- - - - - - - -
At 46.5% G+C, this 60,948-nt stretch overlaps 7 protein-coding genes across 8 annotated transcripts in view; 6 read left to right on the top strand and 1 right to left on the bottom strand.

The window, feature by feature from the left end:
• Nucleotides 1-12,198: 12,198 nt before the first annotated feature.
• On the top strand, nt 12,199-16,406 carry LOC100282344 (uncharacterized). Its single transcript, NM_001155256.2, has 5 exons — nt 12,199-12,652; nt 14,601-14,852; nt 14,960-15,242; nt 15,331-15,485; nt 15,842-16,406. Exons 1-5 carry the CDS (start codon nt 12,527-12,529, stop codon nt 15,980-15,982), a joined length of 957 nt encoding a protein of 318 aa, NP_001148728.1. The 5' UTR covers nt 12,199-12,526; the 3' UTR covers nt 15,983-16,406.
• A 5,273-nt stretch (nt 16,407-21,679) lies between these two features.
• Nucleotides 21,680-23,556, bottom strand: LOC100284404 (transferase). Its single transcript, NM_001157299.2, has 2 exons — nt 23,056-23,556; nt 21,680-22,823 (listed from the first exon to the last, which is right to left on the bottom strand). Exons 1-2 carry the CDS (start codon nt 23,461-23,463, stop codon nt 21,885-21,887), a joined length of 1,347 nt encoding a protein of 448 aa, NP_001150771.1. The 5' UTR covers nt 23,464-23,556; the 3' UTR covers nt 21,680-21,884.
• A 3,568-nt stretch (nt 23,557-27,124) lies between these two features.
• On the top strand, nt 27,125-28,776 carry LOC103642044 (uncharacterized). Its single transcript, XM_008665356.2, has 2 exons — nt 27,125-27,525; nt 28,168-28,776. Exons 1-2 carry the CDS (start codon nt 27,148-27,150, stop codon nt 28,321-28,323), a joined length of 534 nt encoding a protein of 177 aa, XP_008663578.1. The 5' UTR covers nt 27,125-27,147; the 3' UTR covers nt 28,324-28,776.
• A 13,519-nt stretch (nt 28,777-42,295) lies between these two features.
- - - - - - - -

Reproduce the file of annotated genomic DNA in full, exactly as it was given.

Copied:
At 46.5% G+C, this 60,948-nt stretch overlaps 7 protein-coding genes across 8 annotated transcripts in view; 6 read left to right on the top strand and 1 right to left on the bottom strand.

The window, feature by feature from the left end:
• Nucleotides 1-12,198: 12,198 nt before the first annotated feature.
• On the top strand, nt 12,199-16,406 carry LOC100282344 (uncharacterized). Its single transcript, NM_001155256.2, has 5 exons — nt 12,199-12,652; nt 14,601-14,852; nt 14,960-15,242; nt 15,331-15,485; nt 15,842-16,406. Exons 1-5 carry the CDS (start codon nt 12,527-12,529, stop codon nt 15,980-15,982), a joined length of 957 nt encoding a protein of 318 aa, NP_001148728.1. The 5' UTR covers nt 12,199-12,526; the 3' UTR covers nt 15,983-16,406.
• A 5,273-nt stretch (nt 16,407-21,679) lies between these two features.
• Nucleotides 21,680-23,556, bottom strand: LOC100284404 (transferase). Its single transcript, NM_001157299.2, has 2 exons — nt 23,056-23,556; nt 21,680-22,823 (listed from the first exon to the last, which is right to left on the bottom strand). Exons 1-2 carry the CDS (start codon nt 23,461-23,463, stop codon nt 21,885-21,887), a joined length of 1,347 nt encoding a protein of 448 aa, NP_001150771.1. The 5' UTR covers nt 23,464-23,556; the 3' UTR covers nt 21,680-21,884.
• A 3,568-nt stretch (nt 23,557-27,124) lies between these two features.
• On the top strand, nt 27,125-28,776 carry LOC103642044 (uncharacterized). Its single transcript, XM_008665356.2, has 2 exons — nt 27,125-27,525; nt 28,168-28,776. Exons 1-2 carry the CDS (start codon nt 27,148-27,150, stop codon nt 28,321-28,323), a joined length of 534 nt encoding a protein of 177 aa, XP_008663578.1. The 5' UTR covers nt 27,125-27,147; the 3' UTR covers nt 28,324-28,776.
• A 13,519-nt stretch (nt 28,777-42,295) lies between these two features.